You are already becoming defensive, and finding your qualifier. Of course there is a difference, but you have not answered the question.
If you can draw such a conclusion from my statement, then it is not surprising how you draw ill-considered conclusions from either the statements of others, or even possibly from actual scientific research. You have no grounds on the basis of my statement, so it is telling you nothing of the sort. You simply infer, and impose your assumption on the statement. Not a good scientific, nor scholarly approach.
OK I shall rephrase my response.
Disagreements and discordant dates account for no more than 5-10% of the data. They usually do not differ by more than a factor of two or three, and often much less than that. They also usually differ for reasons that are well understood. This falls far, far, far, far, far, far short of justifying any claim that radiometric dating could be so out of whack that it consistently fails to distinguish between thousands and billions.
I drew such a conclusion from your statement because your statement was simply not true. It amounted to a claim that when talking about the age of the earth, measurement is not measurement. That is simply patent nonsense.
No, it did not amount to such a claim. The claim was very specific, which you seem to have missed. The claim was that direct measurement of age, is not the same thing as measuring various parts of the earth, or things on the earth. Measuring a person’s heart beat is not the same thing as measuring the person’s age. Measuring the width or length of a person’s toe, is not the same thing as measuring the person’s height, although there may be some correlations. Measuring rainfall for a week is not the same thing as measuring the annual rainfall. Measurement is measurement, but it cannot be forgotten what exactly is being measured. Your statement is patently inaccurate, and patently unfair.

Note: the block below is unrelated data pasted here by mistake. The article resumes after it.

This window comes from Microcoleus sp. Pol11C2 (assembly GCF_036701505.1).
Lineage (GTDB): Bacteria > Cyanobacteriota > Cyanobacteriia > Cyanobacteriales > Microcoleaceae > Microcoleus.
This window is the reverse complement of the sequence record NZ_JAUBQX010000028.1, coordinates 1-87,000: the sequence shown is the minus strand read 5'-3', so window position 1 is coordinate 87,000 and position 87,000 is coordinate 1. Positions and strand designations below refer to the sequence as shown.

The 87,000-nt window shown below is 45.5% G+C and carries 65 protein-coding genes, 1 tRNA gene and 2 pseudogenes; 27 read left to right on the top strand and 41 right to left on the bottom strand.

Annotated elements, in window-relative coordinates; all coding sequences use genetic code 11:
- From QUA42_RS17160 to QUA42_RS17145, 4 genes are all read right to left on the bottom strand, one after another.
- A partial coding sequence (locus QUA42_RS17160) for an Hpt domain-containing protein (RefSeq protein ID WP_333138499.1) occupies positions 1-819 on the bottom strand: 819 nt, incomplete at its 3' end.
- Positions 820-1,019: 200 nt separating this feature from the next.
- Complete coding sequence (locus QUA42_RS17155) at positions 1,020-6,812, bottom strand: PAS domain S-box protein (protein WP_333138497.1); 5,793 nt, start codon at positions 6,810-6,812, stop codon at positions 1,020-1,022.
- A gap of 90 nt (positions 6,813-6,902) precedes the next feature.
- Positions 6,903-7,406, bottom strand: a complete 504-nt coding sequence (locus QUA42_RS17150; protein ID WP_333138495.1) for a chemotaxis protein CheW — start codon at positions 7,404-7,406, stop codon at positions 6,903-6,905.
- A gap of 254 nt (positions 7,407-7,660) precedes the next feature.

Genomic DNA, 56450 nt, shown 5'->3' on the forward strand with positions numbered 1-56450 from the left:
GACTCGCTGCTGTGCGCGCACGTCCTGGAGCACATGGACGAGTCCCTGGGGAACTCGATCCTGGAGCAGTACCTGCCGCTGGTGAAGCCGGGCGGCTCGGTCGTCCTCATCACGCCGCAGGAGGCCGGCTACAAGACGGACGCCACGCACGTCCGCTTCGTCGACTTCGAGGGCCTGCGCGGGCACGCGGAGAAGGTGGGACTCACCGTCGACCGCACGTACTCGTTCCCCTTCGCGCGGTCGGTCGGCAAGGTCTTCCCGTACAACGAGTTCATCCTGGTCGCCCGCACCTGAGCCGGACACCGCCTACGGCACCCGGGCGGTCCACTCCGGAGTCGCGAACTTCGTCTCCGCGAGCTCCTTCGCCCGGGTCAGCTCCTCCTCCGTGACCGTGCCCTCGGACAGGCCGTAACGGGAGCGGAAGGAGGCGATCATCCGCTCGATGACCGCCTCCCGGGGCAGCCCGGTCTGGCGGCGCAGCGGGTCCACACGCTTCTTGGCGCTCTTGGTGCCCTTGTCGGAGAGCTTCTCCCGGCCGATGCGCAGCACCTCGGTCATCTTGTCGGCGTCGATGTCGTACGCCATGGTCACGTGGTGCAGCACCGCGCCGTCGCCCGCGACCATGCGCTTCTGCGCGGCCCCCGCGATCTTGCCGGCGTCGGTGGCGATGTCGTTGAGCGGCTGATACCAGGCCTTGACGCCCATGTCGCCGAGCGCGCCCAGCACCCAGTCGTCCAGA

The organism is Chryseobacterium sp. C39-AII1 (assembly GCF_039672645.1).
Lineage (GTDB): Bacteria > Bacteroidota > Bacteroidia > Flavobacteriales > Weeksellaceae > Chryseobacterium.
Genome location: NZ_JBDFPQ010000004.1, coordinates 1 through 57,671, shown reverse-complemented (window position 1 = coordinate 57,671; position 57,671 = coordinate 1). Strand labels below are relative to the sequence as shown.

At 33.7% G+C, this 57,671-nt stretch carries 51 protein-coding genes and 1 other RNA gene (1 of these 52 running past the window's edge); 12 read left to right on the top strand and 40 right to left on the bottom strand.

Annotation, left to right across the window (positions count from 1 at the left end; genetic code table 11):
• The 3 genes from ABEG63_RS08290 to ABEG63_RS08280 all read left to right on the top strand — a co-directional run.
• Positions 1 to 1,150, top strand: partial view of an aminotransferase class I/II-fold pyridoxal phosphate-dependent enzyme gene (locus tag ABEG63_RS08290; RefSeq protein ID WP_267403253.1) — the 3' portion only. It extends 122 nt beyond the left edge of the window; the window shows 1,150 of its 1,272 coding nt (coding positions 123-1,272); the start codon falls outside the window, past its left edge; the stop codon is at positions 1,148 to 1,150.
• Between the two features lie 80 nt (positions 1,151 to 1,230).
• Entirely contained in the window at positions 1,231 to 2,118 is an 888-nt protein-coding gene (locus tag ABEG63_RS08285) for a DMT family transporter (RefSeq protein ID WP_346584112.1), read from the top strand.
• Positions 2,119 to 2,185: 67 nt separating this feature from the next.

If we know trees grow one ring each year in a recognizable pattern, is counting tree rings an accurate measurement of age? We can see with our own eyes the layer of the tree that represents its first year of life. We can directly observe other trees adding one annual ring per year. Would you grant that even if you weren’t there to plant a seedling, you could still correctly measure the age of a tree when it stopped growing by counting its annual rings?
John, you said this:
I’m sorry, but if that is not saying that measurement is not measurement, then I don’t know what is.
In any case…
No John, it is your statement that is inaccurate, because the ages of rock strata are not determined by measuring heartbeats, or big toes, or rainfall, or horses’ teeth. They are determined by measuring, for example, the amounts of uranium and lead in zircon crystals. As you say, it cannot be forgotten what exactly is being measured.